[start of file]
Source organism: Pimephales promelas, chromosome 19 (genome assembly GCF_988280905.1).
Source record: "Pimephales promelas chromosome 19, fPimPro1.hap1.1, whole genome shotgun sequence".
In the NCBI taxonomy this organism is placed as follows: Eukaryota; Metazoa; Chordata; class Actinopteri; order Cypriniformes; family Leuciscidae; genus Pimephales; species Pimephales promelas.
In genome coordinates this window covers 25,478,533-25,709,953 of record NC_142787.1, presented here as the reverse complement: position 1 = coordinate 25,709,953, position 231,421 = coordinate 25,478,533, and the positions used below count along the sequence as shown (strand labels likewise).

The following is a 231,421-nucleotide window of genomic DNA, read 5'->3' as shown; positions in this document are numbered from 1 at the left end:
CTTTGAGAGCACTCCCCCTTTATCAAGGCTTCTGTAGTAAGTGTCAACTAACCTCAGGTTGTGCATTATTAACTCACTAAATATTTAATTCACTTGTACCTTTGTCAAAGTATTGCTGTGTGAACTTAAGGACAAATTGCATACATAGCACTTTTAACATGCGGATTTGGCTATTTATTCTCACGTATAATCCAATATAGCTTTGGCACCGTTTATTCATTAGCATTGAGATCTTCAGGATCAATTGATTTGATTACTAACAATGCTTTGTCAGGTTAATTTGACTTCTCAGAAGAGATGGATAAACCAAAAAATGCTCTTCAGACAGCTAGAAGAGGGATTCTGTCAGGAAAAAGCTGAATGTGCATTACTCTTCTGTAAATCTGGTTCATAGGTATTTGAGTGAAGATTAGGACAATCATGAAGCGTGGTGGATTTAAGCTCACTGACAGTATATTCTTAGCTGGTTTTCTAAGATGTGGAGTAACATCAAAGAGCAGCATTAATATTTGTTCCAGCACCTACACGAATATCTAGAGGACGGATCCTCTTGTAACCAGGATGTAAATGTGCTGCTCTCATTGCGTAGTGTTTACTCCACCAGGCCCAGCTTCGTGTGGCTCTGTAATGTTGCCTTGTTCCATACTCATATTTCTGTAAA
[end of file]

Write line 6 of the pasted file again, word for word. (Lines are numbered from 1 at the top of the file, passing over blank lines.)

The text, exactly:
CTTTGAGAGCACTCCCCCTTTATCAAGGCTTCTGTAGTAAGTGTCAACTAACCTCAGGTTGTGCATTATTAACTCACTAAATATTTAATTCACTTGTACCTTTGTCAAAGTATTGCTGTGTGAACTTAAGGACAAATTGCATACATAGCACTTTTAACATGCGGATTTGGCTATTTATTCTCACGTATAATCCAATATAGCTTTGGCACCGTTTATTCATTAGCATTGAGATCTTCAGGATCAATTGATTTGATTACTAACAATGCTTTGTCAGGTTAATTTGACTTCTCAGAAGAGATGGATAAACCAAAAAATGCTCTTCAGACAGCTAGAAGAGGGATTCTGTCAGGAAAAAGCTGAATGTGCATTACTCTTCTGTAAATCTGGTTCATAGGTATTTGAGTGAAGATTAGGACAATCATGAAGCGTGGTGGATTTAAGCTCACTGACAGTATATTCTTAGCTGGTTTTCTAAGATGTGGAGTAACATCAAAGAGCAGCATTAATATTTGTTCCAGCACCTACACGAATATCTAGAGGACGGATCCTCTTGTAACCAGGATGTAAATGTGCTGCTCTCATTGCGTAGTGTTTACTCCACCAGGCCCAGCTTCGTGTGGCTCTGTAATGTTGCCTTGTTCCATACTCATATTTCTGTAAA